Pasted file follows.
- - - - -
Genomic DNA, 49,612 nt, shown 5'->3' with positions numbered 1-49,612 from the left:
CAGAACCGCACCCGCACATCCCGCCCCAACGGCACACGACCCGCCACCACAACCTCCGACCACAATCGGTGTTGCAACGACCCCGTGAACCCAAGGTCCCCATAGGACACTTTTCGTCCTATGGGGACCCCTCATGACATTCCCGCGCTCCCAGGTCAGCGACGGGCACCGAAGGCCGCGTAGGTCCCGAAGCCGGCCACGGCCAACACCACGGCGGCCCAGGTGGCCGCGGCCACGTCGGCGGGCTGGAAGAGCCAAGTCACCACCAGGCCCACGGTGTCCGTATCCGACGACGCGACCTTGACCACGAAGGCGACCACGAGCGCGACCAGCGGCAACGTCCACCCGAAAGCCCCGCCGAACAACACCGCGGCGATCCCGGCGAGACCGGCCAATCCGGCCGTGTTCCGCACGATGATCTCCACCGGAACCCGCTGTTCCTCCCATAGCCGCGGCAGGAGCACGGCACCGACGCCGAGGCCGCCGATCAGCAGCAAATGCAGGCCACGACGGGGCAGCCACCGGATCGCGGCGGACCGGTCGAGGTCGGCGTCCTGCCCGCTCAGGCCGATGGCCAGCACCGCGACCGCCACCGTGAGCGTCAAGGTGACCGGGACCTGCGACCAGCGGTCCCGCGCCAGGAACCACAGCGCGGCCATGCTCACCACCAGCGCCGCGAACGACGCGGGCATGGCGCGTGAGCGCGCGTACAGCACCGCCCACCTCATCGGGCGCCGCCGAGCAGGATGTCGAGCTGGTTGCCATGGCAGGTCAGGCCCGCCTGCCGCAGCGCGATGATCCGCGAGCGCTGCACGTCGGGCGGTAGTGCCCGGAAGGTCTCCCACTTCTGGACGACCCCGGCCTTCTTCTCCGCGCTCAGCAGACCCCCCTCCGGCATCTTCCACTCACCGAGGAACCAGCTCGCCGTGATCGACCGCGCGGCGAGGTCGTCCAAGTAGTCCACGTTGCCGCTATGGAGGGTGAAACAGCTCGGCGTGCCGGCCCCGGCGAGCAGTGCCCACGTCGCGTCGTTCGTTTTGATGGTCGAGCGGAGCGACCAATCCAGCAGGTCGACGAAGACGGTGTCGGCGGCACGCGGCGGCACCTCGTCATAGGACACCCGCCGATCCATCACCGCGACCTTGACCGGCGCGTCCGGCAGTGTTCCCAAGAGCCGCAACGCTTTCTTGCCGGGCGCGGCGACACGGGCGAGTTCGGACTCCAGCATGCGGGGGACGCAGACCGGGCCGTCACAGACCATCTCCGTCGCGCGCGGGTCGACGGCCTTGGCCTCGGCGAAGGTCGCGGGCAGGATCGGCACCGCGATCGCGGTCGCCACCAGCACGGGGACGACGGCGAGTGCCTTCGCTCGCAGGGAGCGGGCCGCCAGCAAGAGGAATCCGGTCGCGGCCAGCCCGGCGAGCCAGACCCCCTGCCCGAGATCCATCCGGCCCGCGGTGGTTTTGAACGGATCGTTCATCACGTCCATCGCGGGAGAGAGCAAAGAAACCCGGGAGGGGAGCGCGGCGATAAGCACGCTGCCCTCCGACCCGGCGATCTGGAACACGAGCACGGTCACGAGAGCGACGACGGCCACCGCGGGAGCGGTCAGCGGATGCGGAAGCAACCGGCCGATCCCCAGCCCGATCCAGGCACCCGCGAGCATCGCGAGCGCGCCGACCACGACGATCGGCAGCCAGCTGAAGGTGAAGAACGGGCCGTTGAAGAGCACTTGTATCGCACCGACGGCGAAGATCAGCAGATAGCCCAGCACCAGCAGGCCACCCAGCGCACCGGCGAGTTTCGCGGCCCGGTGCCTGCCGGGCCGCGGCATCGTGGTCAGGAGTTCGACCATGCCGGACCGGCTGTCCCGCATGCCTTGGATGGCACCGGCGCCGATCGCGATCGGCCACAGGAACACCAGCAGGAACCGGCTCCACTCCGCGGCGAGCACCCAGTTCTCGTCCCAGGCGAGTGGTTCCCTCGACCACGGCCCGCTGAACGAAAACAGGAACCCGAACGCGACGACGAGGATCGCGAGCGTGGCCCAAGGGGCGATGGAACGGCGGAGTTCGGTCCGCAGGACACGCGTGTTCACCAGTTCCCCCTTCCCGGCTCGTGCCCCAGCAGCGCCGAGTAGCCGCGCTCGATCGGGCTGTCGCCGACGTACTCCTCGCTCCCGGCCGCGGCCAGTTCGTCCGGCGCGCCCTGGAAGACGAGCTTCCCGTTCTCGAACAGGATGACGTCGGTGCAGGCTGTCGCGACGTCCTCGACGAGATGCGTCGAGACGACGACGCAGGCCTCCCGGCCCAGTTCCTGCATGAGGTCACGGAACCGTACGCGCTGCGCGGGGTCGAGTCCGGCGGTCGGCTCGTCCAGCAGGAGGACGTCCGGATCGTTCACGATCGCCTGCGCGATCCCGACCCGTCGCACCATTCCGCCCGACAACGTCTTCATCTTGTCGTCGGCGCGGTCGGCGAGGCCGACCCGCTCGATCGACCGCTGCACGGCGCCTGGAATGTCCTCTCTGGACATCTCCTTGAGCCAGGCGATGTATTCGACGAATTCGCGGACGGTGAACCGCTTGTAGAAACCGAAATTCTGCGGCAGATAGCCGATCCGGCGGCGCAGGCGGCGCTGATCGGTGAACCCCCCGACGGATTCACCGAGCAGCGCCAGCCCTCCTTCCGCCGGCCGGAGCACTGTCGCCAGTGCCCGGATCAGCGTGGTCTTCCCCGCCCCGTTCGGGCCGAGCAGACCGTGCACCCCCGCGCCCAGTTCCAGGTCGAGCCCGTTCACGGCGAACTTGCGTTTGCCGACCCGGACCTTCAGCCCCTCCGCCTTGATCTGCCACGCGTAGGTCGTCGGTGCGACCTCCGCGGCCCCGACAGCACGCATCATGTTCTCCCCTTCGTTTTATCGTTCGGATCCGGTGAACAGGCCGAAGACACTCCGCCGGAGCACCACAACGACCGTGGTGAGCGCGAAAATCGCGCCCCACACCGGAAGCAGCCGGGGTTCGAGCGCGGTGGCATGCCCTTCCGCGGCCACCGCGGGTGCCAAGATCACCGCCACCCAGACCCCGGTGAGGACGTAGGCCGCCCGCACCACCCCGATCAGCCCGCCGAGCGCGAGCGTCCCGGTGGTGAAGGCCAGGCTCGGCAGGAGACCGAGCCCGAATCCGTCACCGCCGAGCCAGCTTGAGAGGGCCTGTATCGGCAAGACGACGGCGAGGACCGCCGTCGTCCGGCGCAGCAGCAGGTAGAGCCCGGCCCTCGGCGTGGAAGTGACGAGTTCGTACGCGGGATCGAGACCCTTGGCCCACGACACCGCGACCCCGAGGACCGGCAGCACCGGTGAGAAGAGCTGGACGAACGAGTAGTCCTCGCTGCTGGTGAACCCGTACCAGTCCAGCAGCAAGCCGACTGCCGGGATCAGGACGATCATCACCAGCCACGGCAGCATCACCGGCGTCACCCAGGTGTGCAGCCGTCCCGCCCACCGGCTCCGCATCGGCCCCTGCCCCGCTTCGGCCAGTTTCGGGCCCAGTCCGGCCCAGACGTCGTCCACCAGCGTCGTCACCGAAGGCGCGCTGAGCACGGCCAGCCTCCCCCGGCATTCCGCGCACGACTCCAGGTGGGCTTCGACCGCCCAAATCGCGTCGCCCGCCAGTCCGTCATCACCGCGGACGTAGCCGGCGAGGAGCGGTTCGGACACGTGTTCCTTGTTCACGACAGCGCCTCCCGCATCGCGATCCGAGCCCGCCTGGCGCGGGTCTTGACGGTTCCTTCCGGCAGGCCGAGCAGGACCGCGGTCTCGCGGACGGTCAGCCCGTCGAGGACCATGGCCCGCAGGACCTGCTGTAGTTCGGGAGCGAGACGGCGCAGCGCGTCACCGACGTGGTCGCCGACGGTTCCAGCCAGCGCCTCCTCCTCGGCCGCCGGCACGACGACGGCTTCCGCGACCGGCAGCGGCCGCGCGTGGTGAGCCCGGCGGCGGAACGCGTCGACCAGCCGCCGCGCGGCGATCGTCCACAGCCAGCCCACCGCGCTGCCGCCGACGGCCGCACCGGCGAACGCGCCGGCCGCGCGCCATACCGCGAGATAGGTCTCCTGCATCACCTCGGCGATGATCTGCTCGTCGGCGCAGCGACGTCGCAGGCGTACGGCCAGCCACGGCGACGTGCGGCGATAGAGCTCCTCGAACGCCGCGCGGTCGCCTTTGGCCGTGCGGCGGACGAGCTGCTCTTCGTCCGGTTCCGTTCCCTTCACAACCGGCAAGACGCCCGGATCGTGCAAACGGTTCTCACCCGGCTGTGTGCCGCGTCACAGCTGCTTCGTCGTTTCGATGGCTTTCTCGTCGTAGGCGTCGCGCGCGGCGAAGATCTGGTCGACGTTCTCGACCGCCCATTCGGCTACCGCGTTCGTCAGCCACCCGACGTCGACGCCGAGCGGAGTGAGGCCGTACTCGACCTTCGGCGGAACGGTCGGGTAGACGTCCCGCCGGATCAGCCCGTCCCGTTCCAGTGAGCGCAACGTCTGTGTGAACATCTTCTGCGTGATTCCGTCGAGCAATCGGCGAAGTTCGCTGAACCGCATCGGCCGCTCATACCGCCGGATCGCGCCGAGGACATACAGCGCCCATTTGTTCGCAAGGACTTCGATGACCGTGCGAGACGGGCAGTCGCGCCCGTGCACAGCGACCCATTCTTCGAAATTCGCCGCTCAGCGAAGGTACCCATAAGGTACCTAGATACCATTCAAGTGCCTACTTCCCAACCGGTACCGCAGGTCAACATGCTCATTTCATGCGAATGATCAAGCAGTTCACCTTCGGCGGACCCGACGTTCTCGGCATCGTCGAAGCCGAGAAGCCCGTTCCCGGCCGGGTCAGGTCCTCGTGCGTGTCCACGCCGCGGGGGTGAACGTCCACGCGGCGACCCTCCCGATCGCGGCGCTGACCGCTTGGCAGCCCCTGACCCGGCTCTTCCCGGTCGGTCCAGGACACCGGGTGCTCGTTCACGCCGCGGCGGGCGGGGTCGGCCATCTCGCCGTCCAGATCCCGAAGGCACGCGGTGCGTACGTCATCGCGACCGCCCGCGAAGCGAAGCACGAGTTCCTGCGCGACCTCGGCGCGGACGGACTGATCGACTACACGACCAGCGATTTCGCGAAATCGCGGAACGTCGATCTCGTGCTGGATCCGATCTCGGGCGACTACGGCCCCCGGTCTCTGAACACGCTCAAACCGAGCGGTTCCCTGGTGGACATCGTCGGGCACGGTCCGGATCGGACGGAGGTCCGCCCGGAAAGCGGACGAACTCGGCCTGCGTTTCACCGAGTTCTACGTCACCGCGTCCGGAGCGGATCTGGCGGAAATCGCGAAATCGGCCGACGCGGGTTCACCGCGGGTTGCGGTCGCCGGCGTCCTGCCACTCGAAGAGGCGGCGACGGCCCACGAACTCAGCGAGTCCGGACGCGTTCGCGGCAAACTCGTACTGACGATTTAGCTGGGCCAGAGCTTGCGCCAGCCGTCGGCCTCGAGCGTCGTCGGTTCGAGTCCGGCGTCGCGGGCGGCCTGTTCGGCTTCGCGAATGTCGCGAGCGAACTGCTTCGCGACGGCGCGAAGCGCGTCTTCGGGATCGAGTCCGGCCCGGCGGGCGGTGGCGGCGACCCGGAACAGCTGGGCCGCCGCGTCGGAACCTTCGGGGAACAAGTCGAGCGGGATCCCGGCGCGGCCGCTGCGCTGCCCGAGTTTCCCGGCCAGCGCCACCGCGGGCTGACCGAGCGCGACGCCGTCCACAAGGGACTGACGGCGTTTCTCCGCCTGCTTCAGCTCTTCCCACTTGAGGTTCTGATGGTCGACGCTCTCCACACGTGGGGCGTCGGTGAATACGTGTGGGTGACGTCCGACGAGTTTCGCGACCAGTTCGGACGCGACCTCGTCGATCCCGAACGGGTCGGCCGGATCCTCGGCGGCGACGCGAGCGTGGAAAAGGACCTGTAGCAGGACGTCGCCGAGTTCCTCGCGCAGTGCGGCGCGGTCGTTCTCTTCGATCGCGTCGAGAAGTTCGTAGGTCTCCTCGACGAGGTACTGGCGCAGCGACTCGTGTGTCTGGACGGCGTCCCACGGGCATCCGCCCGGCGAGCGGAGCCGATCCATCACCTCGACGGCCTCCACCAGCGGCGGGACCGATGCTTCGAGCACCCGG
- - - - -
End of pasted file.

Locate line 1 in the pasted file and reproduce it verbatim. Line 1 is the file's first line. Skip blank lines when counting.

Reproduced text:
Genomic DNA, 49,612 nt, shown 5'->3' with positions numbered 1-49,612 from the left: